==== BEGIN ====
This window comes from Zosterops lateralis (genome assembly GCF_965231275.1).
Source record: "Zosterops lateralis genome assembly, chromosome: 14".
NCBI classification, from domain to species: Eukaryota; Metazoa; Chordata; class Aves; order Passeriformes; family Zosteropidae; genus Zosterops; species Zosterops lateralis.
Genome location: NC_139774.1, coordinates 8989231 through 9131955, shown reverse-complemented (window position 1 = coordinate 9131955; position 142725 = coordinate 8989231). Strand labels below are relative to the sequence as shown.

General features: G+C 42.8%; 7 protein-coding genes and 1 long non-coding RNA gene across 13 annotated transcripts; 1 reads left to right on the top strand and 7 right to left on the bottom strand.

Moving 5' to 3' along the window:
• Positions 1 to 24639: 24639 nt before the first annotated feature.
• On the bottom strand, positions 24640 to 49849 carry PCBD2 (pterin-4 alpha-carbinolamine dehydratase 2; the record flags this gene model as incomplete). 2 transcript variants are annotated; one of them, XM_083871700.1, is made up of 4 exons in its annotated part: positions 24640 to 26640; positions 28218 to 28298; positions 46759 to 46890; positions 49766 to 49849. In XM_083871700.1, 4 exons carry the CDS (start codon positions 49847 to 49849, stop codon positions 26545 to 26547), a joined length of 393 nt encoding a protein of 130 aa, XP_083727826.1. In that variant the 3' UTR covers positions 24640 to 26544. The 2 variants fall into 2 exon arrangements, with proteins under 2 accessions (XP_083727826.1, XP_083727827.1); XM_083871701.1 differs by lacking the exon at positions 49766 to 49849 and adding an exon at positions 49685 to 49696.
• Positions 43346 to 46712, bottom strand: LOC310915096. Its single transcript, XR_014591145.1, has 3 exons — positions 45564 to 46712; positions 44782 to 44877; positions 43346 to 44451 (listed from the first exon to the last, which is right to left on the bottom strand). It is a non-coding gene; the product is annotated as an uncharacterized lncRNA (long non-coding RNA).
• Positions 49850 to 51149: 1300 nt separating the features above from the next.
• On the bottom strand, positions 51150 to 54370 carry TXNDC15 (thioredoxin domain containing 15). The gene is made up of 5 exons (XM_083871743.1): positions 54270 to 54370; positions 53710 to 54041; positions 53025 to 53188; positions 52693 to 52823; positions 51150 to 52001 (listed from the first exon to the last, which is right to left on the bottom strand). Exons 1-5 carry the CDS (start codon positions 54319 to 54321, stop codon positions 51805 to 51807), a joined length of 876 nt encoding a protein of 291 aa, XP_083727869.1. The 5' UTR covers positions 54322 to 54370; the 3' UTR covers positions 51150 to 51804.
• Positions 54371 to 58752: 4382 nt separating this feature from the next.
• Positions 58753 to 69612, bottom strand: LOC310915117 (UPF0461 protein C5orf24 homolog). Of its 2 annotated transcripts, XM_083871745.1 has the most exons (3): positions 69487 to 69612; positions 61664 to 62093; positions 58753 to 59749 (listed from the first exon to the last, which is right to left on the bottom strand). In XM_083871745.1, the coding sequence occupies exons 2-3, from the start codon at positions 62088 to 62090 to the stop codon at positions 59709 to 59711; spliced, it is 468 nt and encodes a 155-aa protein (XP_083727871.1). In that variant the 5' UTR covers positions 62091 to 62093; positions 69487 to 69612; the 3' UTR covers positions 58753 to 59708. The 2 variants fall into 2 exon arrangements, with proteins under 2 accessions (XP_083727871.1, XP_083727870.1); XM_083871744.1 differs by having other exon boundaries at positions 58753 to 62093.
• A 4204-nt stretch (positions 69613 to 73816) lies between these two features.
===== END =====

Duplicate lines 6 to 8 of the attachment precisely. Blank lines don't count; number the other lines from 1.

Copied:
Moving 5' to 3' along the window:
• Positions 1 to 24639: 24639 nt before the first annotated feature.
• On the bottom strand, positions 24640 to 49849 carry PCBD2 (pterin-4 alpha-carbinolamine dehydratase 2; the record flags this gene model as incomplete). 2 transcript variants are annotated; one of them, XM_083871700.1, is made up of 4 exons in its annotated part: positions 24640 to 26640; positions 28218 to 28298; positions 46759 to 46890; positions 49766 to 49849. In XM_083871700.1, 4 exons carry the CDS (start codon positions 49847 to 49849, stop codon positions 26545 to 26547), a joined length of 393 nt encoding a protein of 130 aa, XP_083727826.1. In that variant the 3' UTR covers positions 24640 to 26544. The 2 variants fall into 2 exon arrangements, with proteins under 2 accessions (XP_083727826.1, XP_083727827.1); XM_083871701.1 differs by lacking the exon at positions 49766 to 49849 and adding an exon at positions 49685 to 49696.